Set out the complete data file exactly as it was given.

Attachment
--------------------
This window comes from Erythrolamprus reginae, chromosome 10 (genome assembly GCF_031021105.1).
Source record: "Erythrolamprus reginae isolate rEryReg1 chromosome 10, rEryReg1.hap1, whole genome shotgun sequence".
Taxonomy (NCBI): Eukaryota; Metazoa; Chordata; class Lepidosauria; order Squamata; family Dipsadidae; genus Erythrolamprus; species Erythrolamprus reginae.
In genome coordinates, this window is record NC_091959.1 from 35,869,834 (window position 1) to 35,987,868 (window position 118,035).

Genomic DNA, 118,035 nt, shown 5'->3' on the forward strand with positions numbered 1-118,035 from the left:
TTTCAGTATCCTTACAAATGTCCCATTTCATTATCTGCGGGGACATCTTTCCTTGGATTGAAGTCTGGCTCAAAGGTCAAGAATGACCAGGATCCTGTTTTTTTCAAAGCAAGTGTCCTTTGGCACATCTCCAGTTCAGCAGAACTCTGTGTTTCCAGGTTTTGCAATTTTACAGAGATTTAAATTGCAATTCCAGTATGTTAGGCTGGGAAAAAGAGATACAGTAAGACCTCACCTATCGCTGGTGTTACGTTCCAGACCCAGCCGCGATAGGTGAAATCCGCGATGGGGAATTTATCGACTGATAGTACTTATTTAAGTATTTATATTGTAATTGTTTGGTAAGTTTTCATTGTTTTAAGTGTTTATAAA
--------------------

This window comes from Erythrolamprus reginae, chromosome 10 (genome assembly GCF_031021105.1).
Source record: "Erythrolamprus reginae isolate rEryReg1 chromosome 10, rEryReg1.hap1, whole genome shotgun sequence".
Taxonomy (NCBI): Eukaryota; Metazoa; Chordata; class Lepidosauria; order Squamata; family Dipsadidae; genus Erythrolamprus; species Erythrolamprus reginae.
In genome coordinates, this window is record NC_091959.1 from 35,869,834 (window position 1) to 35,987,868 (window position 118,035).

Genomic DNA, 118,035 nt, shown 5'->3' on the forward strand with positions numbered 1-118,035 from the left:
TTTCAGTATCCTTACAAATGTCCCATTTCATTATCTGCGGGGACATCTTTCCTTGGATTGAAGTCTGGCTCAAAGGTCAAGAATGACCAGGATCCTGTTTTTTTCAAAGCAAGTGTCCTTTGGCACATCTCCAGTTCAGCAGAACTCTGTGTTTCCAGGTTTTGCAATTTTACAGAGATTTAAATTGCAATTCCAGTATGTTAGGCTGGGAAAAAGAGATACAGTAAGACCTCACCTATCGCTGGTGTTACGTTCCAGACCCAGCCGCGATAGGTGAAATCCGCGATGGGGAATTTATCGACTGATAGTACTTATTTAAGTATTTATATTGTAATTGTTTGGTAAGTTTTCATTGTTTTAAGTGTTTATAAA